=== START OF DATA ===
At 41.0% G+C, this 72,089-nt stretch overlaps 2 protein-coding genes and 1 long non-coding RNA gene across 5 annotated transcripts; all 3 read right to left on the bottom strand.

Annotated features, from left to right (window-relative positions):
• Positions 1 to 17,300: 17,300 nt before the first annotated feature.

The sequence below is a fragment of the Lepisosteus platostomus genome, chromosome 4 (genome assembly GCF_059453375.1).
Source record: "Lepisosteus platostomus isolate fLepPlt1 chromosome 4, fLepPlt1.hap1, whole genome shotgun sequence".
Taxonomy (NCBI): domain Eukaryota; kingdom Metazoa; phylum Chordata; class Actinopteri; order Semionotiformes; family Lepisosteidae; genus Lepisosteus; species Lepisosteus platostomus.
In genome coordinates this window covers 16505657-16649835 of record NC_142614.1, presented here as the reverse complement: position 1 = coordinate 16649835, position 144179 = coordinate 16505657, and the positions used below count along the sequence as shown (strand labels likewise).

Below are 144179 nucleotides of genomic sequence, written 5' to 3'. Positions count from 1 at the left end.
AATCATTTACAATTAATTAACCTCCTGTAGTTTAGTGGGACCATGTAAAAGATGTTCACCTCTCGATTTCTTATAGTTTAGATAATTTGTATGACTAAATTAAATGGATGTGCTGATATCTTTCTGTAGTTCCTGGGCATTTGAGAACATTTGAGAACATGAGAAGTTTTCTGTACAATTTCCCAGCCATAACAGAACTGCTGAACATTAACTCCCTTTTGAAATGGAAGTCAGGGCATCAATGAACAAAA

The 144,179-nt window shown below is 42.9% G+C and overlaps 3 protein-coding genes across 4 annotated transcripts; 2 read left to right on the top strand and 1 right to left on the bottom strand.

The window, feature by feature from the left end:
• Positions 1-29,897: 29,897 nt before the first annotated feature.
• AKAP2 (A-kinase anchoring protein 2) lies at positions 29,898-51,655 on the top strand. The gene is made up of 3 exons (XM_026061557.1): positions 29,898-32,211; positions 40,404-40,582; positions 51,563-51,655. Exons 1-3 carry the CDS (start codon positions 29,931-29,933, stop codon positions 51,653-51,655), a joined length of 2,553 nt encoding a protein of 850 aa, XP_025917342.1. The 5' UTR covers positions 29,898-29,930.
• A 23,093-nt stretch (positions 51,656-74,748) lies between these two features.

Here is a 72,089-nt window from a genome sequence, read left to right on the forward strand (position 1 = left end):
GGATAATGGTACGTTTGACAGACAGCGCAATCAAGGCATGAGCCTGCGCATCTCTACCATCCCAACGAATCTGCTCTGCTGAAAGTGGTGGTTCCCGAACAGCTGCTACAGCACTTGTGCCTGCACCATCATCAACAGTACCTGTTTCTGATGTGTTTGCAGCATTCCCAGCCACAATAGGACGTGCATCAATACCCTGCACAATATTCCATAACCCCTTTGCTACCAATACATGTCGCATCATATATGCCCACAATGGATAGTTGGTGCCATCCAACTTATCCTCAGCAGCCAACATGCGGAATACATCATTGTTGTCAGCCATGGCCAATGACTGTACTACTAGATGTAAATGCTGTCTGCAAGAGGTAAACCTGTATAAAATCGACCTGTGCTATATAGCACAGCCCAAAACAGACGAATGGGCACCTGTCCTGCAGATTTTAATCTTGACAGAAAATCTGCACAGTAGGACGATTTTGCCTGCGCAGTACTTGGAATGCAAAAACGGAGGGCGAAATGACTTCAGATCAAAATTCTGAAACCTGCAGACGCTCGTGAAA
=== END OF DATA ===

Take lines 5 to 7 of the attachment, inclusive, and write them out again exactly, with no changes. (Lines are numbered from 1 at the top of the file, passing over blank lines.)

Source record: "Lepisosteus platostomus isolate fLepPlt1 chromosome 4, fLepPlt1.hap1, whole genome shotgun sequence".
Taxonomy (NCBI): domain Eukaryota; kingdom Metazoa; phylum Chordata; class Actinopteri; order Semionotiformes; family Lepisosteidae; genus Lepisosteus; species Lepisosteus platostomus.
In genome coordinates this window covers 16505657-16649835 of record NC_142614.1, presented here as the reverse complement: position 1 = coordinate 16649835, position 144179 = coordinate 16505657, and the positions used below count along the sequence as shown (strand labels likewise).